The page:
Then comes the day
Staring at myself I turn to question me
I wonder do I want the simple, simple life that I once lived in well
Oh things were quiet then
In a way they were the better days

~ Dave Matthews

I once spent eight hours setting up and shooting a still-life, carefully arranging pieces of hints and symbols and subtleties so they’d catch the light just right, adding and removing references and call-backs to other pieces, creating a complex piece of art for my first juried art show, just to win Best of Show with a nude self-portrait of me with an apple on my head that took me five minutes to shoot on a lark. The still-life didn’t even get accepted to the show.

There’s something to be said for simplicity.

Shoots are sometimes like that. I’ll plan out with my model some very complex and nuanced piece that we have in our collective head, and we’ll work out details and lighting and placement and angles. And sometimes the shoot just goes sideways. That’s the risk I take when I plan out something complicated. Sometimes I get exactly what I want. Sometimes I get something different, but still awesome. Sometimes, on occasion, things just don’t come out well at all.

So when Abbie came by yesterday, we’d decided to just wing it and see what would happen. We tried a bunch of different things, lots of poses, lots of contexts, lots of lighting arrangements. In the end, this is far and away the shot of the day. Nude, curled, black and white, no distractions.

There’s something to be said for simplicity.

These days, I’m living a fairly simple life doing what I love to do, making people smile and just shooting what makes me happy.

There’s a large part of me that misses all the complication. I miss the caring for someone. I still miss the tousled hair in my face in the morning. I miss watching her undress at night before she crawled into bed. I miss the broke-ass phone connections on her way home from work. I miss the geeky HeFKPScK and Imzadi and Sex Geek paraphernalia.

But on the other hand, I have no obligation to watch a stalker’s Twitter feed, no being ready to drop what I’m doing and drive 12 hours round trip on a moment’s notice to spend a few days with anyone, or make a spoon or flower delivery. I actually loved doing all those things, but those things require a certain amount of physical and emotional energy, potential energy waiting like a spring coiled and kinetic energy like a spring sprung. Now I can spend, as I did last evening, a few hours on the balcony just sipping wine and watching the sky turn, in solitude and quiet and contemplation of the existential ramifications of transporter travel if I want. No obligations, and no phone.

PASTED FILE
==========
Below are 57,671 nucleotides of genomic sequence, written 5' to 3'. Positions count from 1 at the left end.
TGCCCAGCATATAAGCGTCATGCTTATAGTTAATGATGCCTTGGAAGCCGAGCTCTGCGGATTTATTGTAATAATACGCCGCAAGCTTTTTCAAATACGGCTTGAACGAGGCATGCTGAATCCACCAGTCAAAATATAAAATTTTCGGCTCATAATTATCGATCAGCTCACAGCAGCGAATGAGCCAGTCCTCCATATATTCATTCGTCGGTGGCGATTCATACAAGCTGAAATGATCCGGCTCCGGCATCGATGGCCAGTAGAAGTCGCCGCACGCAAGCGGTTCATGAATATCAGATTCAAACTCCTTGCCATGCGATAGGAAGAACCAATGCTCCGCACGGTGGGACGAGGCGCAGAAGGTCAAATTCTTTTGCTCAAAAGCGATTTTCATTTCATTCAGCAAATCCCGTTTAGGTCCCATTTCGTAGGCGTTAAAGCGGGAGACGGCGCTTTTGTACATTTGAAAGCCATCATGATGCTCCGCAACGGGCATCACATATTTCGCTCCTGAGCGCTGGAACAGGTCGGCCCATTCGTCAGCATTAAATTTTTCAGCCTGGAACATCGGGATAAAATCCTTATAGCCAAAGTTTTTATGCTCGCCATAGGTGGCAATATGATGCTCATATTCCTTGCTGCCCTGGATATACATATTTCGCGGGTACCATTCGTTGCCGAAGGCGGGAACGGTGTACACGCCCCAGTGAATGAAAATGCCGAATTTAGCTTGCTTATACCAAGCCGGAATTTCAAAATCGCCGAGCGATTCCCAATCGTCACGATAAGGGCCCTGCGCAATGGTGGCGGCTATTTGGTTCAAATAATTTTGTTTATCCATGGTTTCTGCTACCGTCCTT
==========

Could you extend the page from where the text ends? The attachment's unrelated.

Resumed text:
There’s something to be said for simplicity.

I’ve said I’m taking the year off, that I’m not inclined toward romantic entanglements, that I’m not getting deeply involved, and I think that’s a good choice. But I’ve also recently said that the heartache was worth the price of admission, that eventually I’d find my Clara. There will come a time when I’m back in the midst of all the complexity and complication and energetic interaction of a romantic relationship.

But for now, I’m going to go sip coffee on the balcony and contemplate the existential ramifications of transporter travel.

For now, there’s something to be said for simplicity.





Modeling for this very simple shot was Abbie.



To repeat the disclaimer, this is a project about re-discovery. It’s about remembering who I am, what I’m about, what I love and what I do not. Fair warning, this project will be posted here rather than at my SFW site because there will be nudity from time to time. Some of it will be of me, some not, some artistic and pretty to look at, some just raw.

I don’t intend to think of something every day and then shoot it, though I may do that sometimes, too. But sometimes I will just shoot, and then find something about myself in the frames and post about that thing, whatever it is.

All my #365SelfDiscovery posts will be filed here.


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Louis Shackleton is an intimate portraiture artist and wildlife photographer formerly based in Wilmington, NC. After 3 years of traveling the continent in his 2001 VW Passat, he's now settled in Seattle, Washington.

Head on over to the About page to read more about him and his work.

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